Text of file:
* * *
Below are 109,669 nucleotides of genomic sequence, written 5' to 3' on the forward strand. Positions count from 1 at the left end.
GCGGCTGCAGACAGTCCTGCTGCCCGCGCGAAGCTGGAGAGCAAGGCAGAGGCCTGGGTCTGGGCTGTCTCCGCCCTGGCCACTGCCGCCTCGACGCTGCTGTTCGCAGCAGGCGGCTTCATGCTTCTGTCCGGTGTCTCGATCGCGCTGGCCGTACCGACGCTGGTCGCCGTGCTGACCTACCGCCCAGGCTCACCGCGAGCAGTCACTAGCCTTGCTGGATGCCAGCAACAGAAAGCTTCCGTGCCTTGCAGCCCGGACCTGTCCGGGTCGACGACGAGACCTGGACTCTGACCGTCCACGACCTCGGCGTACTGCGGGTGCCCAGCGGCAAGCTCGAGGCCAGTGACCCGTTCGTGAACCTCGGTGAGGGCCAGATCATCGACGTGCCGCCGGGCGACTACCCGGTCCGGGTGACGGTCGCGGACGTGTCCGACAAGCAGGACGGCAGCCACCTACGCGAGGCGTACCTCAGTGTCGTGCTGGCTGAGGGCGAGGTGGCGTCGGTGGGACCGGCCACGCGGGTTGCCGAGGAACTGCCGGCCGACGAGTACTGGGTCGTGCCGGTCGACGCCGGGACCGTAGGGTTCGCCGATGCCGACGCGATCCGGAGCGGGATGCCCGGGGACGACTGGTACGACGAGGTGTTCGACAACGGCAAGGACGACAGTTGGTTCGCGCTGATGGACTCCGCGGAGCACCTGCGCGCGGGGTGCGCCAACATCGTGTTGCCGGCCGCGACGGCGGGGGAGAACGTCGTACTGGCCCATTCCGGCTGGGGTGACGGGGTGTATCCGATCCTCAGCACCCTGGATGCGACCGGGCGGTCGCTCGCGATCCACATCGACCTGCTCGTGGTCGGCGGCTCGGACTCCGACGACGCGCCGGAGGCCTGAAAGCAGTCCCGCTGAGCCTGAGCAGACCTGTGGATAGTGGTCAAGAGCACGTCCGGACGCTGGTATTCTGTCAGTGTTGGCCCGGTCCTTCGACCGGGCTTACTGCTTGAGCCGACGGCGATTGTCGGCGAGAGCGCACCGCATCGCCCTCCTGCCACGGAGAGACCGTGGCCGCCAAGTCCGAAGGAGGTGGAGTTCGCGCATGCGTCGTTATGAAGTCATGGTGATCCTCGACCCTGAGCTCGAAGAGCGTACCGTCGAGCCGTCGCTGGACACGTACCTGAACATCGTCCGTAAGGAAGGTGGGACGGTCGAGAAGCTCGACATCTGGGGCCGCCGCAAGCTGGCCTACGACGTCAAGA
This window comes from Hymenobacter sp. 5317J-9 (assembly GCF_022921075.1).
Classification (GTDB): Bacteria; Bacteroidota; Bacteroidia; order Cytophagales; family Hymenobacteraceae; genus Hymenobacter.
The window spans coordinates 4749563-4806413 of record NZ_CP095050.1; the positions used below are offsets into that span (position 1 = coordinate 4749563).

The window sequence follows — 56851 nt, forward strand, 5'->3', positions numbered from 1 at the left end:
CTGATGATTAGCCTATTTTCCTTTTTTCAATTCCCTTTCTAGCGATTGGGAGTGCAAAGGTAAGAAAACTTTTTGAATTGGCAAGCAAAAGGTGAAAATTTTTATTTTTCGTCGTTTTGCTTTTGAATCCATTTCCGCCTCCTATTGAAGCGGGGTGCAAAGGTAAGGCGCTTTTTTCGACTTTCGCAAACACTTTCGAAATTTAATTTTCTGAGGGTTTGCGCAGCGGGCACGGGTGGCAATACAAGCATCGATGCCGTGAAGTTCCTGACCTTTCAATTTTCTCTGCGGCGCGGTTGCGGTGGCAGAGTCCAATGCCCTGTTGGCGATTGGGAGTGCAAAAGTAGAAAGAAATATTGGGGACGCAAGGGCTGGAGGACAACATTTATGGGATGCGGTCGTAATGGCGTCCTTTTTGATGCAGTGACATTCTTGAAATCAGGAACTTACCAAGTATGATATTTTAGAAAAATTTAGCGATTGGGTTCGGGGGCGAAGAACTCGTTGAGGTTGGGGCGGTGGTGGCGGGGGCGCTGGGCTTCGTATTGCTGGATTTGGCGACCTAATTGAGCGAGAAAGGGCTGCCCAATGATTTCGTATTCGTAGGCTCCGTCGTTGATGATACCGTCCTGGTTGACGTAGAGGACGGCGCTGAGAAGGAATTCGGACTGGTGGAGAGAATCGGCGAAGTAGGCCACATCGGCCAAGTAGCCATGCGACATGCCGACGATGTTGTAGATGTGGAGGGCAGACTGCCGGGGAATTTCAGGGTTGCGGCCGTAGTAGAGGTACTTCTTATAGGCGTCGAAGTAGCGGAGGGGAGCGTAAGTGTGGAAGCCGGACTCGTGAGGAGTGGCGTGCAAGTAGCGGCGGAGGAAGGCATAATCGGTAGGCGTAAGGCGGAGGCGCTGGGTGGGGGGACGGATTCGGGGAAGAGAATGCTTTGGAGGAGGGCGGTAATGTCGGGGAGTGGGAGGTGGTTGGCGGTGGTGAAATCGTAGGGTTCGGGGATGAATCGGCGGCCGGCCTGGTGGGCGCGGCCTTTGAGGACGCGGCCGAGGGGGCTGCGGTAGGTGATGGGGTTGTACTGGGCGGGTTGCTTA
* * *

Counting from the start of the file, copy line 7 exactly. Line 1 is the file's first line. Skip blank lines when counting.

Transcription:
CTGATGATTAGCCTATTTTCCTTTTTTCAATTCCCTTTCTAGCGATTGGGAGTGCAAAGGTAAGAAAACTTTTTGAATTGGCAAGCAAAAGGTGAAAATTTTTATTTTTCGTCGTTTTGCTTTTGAATCCATTTCCGCCTCCTATTGAAGCGGGGTGCAAAGGTAAGGCGCTTTTTTCGACTTTCGCAAACACTTTCGAAATTTAATTTTCTGAGGGTTTGCGCAGCGGGCACGGGTGGCAATACAAGCATCGATGCCGTGAAGTTCCTGACCTTTCAATTTTCTCTGCGGCGCGGTTGCGGTGGCAGAGTCCAATGCCCTGTTGGCGATTGGGAGTGCAAAAGTAGAAAGAAATATTGGGGACGCAAGGGCTGGAGGACAACATTTATGGGATGCGGTCGTAATGGCGTCCTTTTTGATGCAGTGACATTCTTGAAATCAGGAACTTACCAAGTATGATATTTTAGAAAAATTTAGCGATTGGGTTCGGGGGCGAAGAACTCGTTGAGGTTGGGGCGGTGGTGGCGGGGGCGCTGGGCTTCGTATTGCTGGATTTGGCGACCTAATTGAGCGAGAAAGGGCTGCCCAATGATTTCGTATTCGTAGGCTCCGTCGTTGATGATACCGTCCTGGTTGACGTAGAGGACGGCGCTGAGAAGGAATTCGGACTGGTGGAGAGAATCGGCGAAGTAGGCCACATCGGCCAAGTAGCCATGCGACATGCCGACGATGTTGTAGATGTGGAGGGCAGACTGCCGGGGAATTTCAGGGTTGCGGCCGTAGTAGAGGTACTTCTTATAGGCGTCGAAGTAGCGGAGGGGAGCGTAAGTGTGGAAGCCGGACTCGTGAGGAGTGGCGTGCAAGTAGCGGCGGAGGAAGGCATAATCGGTAGGCGTAAGGCGGAGGCGCTGGGTGGGGGGACGGATTCGGGGAAGAGAATGCTTTGGAGGAGGGCGGTAATGTCGGGGAGTGGGAGGTGGTTGGCGGTGGTGAAATCGTAGGGTTCGGGGATGAATCGGCGGCCGGCCTGGTGGGCGCGGCCTTTGAGGACGCGGCCGAGGGGGCTGCGGTAGGTGATGGGGTTGTACTGGGCGGGTTGCTTA